Nordic Airpower Cooperation and Finland’s F-35 decision: Towards a New Era?

Policy brief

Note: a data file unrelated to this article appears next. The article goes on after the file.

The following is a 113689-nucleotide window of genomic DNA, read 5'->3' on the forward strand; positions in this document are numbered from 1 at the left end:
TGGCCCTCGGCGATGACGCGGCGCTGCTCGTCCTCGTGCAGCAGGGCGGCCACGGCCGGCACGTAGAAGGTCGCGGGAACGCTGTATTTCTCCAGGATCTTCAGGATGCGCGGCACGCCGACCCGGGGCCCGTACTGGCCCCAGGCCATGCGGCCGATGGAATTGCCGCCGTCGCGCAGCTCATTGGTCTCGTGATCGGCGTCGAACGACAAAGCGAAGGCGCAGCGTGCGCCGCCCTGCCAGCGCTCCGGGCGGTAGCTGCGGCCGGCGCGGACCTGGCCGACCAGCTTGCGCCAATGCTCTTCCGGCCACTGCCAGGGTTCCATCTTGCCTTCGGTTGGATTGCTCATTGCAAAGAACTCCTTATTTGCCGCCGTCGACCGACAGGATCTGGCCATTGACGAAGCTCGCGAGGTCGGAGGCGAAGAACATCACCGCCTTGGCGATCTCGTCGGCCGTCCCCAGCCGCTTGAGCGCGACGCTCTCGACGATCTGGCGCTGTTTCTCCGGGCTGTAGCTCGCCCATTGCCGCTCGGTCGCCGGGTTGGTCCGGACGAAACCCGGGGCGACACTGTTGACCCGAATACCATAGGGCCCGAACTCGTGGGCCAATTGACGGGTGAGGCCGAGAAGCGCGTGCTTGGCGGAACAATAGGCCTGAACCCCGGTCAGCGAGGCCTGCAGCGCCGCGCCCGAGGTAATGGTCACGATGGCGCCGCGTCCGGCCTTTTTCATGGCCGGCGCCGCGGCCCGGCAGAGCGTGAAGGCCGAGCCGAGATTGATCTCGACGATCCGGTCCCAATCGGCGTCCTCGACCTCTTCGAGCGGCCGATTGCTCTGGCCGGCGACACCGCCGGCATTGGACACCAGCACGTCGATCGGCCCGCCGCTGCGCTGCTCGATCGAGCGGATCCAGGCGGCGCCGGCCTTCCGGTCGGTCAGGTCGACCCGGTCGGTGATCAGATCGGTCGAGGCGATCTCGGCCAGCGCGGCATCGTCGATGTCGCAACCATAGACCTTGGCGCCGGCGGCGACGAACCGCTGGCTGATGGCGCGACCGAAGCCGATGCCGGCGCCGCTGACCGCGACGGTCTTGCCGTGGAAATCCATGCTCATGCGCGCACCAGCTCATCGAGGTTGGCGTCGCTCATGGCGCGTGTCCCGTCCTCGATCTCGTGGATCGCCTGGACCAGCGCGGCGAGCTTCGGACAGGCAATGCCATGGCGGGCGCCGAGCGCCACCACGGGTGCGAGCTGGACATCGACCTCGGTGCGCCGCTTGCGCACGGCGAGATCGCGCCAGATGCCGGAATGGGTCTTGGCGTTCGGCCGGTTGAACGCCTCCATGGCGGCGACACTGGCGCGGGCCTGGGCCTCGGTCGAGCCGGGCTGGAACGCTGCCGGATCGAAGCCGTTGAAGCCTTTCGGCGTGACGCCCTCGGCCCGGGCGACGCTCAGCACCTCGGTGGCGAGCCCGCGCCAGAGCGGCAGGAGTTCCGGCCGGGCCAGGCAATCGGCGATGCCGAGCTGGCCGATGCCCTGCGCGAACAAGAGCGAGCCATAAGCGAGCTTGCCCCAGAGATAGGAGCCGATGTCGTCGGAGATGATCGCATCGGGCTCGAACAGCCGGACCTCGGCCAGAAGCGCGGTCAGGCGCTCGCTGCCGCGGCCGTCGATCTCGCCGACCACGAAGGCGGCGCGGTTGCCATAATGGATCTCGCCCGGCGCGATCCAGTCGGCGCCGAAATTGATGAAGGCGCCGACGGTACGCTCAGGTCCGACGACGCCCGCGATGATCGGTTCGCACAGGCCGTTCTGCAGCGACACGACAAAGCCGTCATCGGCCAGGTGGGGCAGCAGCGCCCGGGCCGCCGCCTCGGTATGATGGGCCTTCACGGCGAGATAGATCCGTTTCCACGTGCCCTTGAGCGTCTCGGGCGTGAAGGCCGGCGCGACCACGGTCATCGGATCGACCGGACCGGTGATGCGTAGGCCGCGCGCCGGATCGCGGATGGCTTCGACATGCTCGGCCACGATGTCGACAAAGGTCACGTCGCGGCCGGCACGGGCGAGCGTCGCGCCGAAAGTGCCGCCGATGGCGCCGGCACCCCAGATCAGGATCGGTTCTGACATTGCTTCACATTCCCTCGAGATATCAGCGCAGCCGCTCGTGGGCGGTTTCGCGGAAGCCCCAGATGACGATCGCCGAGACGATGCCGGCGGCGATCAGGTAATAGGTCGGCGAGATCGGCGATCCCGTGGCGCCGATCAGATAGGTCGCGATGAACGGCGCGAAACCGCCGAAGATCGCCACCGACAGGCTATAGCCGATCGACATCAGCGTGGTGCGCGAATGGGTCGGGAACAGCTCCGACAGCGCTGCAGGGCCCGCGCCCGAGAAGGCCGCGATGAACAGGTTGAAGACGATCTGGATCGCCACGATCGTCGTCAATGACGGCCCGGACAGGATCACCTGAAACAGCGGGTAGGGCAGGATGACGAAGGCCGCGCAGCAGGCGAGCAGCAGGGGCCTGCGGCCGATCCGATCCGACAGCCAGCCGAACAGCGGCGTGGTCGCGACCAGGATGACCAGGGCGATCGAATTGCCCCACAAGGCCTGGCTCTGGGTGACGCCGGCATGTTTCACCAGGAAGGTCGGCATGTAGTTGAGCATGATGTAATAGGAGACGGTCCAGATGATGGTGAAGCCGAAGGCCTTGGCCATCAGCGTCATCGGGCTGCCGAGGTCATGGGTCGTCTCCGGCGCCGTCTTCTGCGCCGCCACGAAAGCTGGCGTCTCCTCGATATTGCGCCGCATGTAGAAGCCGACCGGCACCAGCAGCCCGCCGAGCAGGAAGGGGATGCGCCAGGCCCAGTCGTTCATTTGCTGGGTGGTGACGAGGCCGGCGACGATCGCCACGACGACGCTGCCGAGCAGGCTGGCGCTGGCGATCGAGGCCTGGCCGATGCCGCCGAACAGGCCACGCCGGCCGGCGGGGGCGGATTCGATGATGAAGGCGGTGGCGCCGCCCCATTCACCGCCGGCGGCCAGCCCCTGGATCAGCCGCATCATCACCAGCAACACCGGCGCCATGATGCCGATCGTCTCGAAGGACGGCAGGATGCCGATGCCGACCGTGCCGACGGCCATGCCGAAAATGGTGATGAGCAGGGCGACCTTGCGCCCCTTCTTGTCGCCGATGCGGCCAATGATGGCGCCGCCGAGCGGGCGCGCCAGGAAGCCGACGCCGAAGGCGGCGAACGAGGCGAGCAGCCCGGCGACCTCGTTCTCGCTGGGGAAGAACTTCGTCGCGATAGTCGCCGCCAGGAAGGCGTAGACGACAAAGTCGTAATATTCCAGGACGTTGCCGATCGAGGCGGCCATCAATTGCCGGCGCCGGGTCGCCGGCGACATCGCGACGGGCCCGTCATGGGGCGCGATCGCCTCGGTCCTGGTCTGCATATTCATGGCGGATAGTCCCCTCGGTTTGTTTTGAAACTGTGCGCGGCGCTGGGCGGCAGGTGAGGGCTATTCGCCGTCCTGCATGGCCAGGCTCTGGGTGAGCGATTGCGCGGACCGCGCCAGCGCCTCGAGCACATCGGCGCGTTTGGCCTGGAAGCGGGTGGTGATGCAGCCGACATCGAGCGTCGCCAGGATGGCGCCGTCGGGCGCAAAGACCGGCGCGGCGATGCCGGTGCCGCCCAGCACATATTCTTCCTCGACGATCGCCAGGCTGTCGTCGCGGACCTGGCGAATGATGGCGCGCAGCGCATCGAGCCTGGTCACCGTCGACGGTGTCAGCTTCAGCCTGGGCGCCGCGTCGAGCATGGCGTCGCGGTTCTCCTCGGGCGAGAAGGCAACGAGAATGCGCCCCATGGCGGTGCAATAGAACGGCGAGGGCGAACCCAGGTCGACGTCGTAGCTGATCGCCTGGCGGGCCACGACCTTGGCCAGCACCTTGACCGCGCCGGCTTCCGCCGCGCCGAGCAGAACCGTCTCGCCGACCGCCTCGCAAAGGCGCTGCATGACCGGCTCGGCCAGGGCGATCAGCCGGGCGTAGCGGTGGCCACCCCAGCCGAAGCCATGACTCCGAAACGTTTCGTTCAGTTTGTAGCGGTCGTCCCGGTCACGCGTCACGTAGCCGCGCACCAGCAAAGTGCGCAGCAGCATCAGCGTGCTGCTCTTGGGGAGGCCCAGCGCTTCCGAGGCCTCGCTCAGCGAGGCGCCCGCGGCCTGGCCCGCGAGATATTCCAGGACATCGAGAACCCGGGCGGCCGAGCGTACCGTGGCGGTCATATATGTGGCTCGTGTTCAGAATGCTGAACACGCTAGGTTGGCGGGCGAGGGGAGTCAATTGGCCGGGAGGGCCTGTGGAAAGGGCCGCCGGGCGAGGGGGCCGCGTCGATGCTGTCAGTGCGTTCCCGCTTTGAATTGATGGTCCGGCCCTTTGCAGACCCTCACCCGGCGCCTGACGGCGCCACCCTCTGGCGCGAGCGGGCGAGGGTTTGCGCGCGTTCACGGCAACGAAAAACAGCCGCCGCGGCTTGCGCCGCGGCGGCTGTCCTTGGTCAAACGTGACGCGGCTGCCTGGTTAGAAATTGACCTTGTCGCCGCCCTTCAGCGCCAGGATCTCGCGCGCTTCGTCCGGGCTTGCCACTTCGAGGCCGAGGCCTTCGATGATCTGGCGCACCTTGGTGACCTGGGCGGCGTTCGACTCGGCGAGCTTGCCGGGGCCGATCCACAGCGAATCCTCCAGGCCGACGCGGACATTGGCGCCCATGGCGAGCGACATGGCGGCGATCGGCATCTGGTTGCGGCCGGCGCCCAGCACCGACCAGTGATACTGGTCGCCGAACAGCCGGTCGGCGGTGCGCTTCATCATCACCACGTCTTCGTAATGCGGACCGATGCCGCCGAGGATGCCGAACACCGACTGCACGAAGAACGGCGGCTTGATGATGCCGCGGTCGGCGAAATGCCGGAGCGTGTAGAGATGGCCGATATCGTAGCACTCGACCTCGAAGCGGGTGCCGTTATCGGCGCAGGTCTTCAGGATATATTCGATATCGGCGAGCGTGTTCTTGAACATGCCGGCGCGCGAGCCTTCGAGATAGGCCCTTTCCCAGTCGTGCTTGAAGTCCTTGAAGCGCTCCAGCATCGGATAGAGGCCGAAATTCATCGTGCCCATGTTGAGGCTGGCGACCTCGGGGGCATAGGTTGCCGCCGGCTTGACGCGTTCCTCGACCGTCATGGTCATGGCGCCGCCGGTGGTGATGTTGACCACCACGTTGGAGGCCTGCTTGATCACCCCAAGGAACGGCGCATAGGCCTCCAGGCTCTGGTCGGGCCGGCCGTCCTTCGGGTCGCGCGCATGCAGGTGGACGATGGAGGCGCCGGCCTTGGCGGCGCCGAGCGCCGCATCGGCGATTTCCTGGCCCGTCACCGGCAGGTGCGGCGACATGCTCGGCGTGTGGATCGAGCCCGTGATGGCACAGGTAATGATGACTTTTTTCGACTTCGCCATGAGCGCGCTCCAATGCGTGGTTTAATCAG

The Nordic states air forces have cooperated closely, especially after Russia reinvigorated its military posture in the region from 2007-2008. With regional security policy and military strategy becoming more closely integrated after 2014, this tactical activity has become a key part of an emerging strategic-level pattern of cooperation. Closer political and military integration has enabled regional security cooperation to proliferate across unit types and activities. With the introduction of new generation fighter aircraft in the short term, and future air combat systems in the longer term, cooperation is set to change, but given its dual imperative is bound to continue and expand as new avenues emerge. Especially, the continuation of CBT in the short and long term has both a tactical and strategic rationale. Finland’s decision to procure the F-35 Lightning II will enable even closer airpower cooperation in the Nordics and in a broader European and trans-Atlantic framework, both in peace, crisis, and armed conflict. System similarity with Norway extends to the JSM, which opens the possibility for joint development of this weapon system and its operational use. As such, the procurement sets the stage for closer collaboration at both the tactical, operational and military-industrial levels.